A Thai Buddhist temple’s decision to issue its own cryptocurrency has caused concerns among financial regulators in the Buddhist-majority nation where monks have been known to deceive worshippers for financial gain.
Wat Pa Mahayan, a monastery in the southern province of Trang, has issued a cryptocurrency called Somdejcoin with over 66 million tokens available for purchase at an as yet unspecified rate.
The temple has named its currency after Somdet Phra Buddhacaryaa, a Buddhist monk who lived in the 19th century and is still widely revered as a saintly man and miracle worker.
On its website for the tokens the temple explains in ungrammatical English that it has created the cryptocurrency using blockchain technology, “so that Thai people and people around the world have access to the world’s first digital coin Somdej. Based on the history of Thais and Asians with long-standing culture.”
“Somdejcoin has been produced in a limited quantity worldwide, only 66,186,727 million tokens, equal to the population of people in Thailand in 2020,” the website said, offering an erroneous number for the country’s population, which stands at some 70 million.
“The creators want Thai people to have the opportunity to collect commemorative coins and have access to digital Somdejcoin coins. At least one token for each person as a souvenir that can be a world heritage site for future generations,” it added.
Yet another scam by the temples and because they use the name of a revered monk Thais will fall for this scam
However, in a statement late last week, the Securities and Exchange Commission warned traders and interested buyers against investing in the temple’s currency, saying it remained unclear how financially sound the coins were.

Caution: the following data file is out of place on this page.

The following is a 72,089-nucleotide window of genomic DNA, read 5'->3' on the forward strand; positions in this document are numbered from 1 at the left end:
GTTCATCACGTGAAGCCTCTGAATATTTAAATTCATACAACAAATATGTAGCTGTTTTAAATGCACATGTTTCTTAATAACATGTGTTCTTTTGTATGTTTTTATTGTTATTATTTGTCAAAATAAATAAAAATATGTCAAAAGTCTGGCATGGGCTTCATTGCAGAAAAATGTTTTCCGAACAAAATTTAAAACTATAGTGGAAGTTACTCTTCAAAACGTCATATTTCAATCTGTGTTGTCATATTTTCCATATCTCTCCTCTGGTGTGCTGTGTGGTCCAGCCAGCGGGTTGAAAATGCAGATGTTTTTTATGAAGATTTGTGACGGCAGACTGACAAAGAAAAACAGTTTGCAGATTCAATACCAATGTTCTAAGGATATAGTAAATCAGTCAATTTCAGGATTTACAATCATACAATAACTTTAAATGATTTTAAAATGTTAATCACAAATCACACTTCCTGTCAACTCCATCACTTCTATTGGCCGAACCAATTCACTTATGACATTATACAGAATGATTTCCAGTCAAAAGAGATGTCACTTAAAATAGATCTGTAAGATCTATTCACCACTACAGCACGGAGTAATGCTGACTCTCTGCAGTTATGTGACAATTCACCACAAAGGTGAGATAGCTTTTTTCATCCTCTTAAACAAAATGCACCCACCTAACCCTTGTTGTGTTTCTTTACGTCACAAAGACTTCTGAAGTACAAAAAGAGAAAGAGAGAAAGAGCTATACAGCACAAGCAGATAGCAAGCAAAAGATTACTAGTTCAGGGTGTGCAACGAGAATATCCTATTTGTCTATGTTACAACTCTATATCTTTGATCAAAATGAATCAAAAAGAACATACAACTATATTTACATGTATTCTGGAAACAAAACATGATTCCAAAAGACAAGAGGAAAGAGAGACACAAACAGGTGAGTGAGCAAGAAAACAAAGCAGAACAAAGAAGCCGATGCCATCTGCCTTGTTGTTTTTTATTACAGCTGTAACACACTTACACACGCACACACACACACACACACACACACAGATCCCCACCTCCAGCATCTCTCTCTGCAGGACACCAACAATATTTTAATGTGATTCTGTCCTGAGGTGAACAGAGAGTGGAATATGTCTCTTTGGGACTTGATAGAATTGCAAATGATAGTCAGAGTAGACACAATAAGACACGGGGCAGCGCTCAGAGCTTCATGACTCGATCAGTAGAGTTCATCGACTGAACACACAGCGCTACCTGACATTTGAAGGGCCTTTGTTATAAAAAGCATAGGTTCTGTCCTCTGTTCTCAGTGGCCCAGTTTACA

Many people have taken to social media to allege that the cryptocurrency was a fraudulent means of getting people to send money to the temple and enrich people behind the scheme.
“Yet another scam by the temples and because they use the name of a revered monk Thais will fall for this scam,” one commenter argued. “They have nothing to do with religion — everything is about making money from gullible Thais.”
Many of Thailand’s more than 40,000 Buddhist temples have been known to engage in dubious practices by offering worshippers various get-rich-quick schemes or the hope of winning the lottery by supernatural means.
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Wat Chedi, a temple in southern Thailand, has in recent years become a draw for millions who have been flocking to the Buddhist sanctuary to present votive offerings to the statue of a boy in the hope of winning the lottery.
The 10-year-old boy is believed to have been an assistant of a revered monk who lived in the 17th century until he drowned in a river and turned into a potent spirit who grants his worshippers their wish.
Last year the monastery, which has been the locus of a cottage industry catering to visitors from across the country, started selling amulets printed with the boy’s image.
However, sceptics, including Thai monks, have decried the veneration of the boy’s statue in the hope of financial gain as a misunderstanding of Buddhist teachings.
A Buddhist temple “should be a place where we can seek peace of mind and find a path to purify ourselves,” a commentator in Bangkok observed.
“Even though the Buddha never told us to say no to wealth, he taught us to believe in our potential to acquire it through decent means.”
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